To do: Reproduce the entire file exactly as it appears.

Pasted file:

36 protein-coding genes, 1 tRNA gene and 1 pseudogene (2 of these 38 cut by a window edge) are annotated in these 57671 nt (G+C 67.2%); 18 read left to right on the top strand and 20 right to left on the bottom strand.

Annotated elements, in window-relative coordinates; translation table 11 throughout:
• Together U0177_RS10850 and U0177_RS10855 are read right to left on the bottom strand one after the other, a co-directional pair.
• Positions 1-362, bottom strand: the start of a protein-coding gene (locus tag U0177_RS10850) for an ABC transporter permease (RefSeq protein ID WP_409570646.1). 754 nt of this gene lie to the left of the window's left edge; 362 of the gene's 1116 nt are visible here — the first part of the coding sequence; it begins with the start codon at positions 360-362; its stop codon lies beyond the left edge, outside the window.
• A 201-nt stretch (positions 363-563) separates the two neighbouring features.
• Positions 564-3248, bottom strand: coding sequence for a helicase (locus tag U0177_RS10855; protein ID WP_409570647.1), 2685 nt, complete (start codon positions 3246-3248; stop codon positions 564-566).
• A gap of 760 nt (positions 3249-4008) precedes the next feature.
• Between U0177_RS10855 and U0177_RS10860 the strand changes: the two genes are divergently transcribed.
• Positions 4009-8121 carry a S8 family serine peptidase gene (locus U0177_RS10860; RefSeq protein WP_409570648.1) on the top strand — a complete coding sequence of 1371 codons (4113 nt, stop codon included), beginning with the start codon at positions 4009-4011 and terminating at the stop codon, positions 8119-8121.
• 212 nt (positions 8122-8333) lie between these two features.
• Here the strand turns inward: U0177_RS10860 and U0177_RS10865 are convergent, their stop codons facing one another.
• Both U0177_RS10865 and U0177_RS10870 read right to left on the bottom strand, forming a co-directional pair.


36 protein-coding genes, 1 tRNA gene and 1 pseudogene (2 of these 38 cut by a window edge) are annotated in these 57671 nt (G+C 67.2%); 18 read left to right on the top strand and 20 right to left on the bottom strand.

Annotated elements, in window-relative coordinates; translation table 11 throughout:
• Together U0177_RS10850 and U0177_RS10855 are read right to left on the bottom strand one after the other, a co-directional pair.
• Positions 1-362, bottom strand: the start of a protein-coding gene (locus tag U0177_RS10850) for an ABC transporter permease (RefSeq protein ID WP_409570646.1). 754 nt of this gene lie to the left of the window's left edge; 362 of the gene's 1116 nt are visible here — the first part of the coding sequence; it begins with the start codon at positions 360-362; its stop codon lies beyond the left edge, outside the window.
• A 201-nt stretch (positions 363-563) separates the two neighbouring features.
• Positions 564-3248, bottom strand: coding sequence for a helicase (locus tag U0177_RS10855; protein ID WP_409570647.1), 2685 nt, complete (start codon positions 3246-3248; stop codon positions 564-566).
• A gap of 760 nt (positions 3249-4008) precedes the next feature.
• Between U0177_RS10855 and U0177_RS10860 the strand changes: the two genes are divergently transcribed.
• Positions 4009-8121 carry a S8 family serine peptidase gene (locus U0177_RS10860; RefSeq protein WP_409570648.1) on the top strand — a complete coding sequence of 1371 codons (4113 nt, stop codon included), beginning with the start codon at positions 4009-4011 and terminating at the stop codon, positions 8119-8121.
• 212 nt (positions 8122-8333) lie between these two features.
• Here the strand turns inward: U0177_RS10860 and U0177_RS10865 are convergent, their stop codons facing one another.
• Both U0177_RS10865 and U0177_RS10870 read right to left on the bottom strand, forming a co-directional pair.